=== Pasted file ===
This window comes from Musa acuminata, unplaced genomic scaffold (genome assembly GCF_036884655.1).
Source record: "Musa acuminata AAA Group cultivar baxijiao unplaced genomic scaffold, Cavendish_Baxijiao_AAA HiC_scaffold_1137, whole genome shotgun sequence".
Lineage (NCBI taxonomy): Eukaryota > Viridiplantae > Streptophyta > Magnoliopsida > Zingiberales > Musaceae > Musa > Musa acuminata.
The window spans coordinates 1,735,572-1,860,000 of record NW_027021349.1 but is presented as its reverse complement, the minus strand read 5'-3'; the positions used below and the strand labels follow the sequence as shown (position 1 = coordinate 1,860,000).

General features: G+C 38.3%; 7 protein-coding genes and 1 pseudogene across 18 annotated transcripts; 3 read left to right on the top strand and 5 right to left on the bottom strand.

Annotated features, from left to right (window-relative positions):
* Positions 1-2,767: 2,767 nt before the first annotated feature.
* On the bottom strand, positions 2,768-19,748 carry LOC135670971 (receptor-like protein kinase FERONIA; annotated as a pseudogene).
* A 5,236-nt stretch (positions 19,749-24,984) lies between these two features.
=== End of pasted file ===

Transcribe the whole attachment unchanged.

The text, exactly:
This window comes from Musa acuminata, unplaced genomic scaffold (genome assembly GCF_036884655.1).
Source record: "Musa acuminata AAA Group cultivar baxijiao unplaced genomic scaffold, Cavendish_Baxijiao_AAA HiC_scaffold_1137, whole genome shotgun sequence".
Lineage (NCBI taxonomy): Eukaryota > Viridiplantae > Streptophyta > Magnoliopsida > Zingiberales > Musaceae > Musa > Musa acuminata.
The window spans coordinates 1,735,572-1,860,000 of record NW_027021349.1 but is presented as its reverse complement, the minus strand read 5'-3'; the positions used below and the strand labels follow the sequence as shown (position 1 = coordinate 1,860,000).

General features: G+C 38.3%; 7 protein-coding genes and 1 pseudogene across 18 annotated transcripts; 3 read left to right on the top strand and 5 right to left on the bottom strand.

Annotated features, from left to right (window-relative positions):
* Positions 1-2,767: 2,767 nt before the first annotated feature.
* On the bottom strand, positions 2,768-19,748 carry LOC135670971 (receptor-like protein kinase FERONIA; annotated as a pseudogene).
* A 5,236-nt stretch (positions 19,749-24,984) lies between these two features.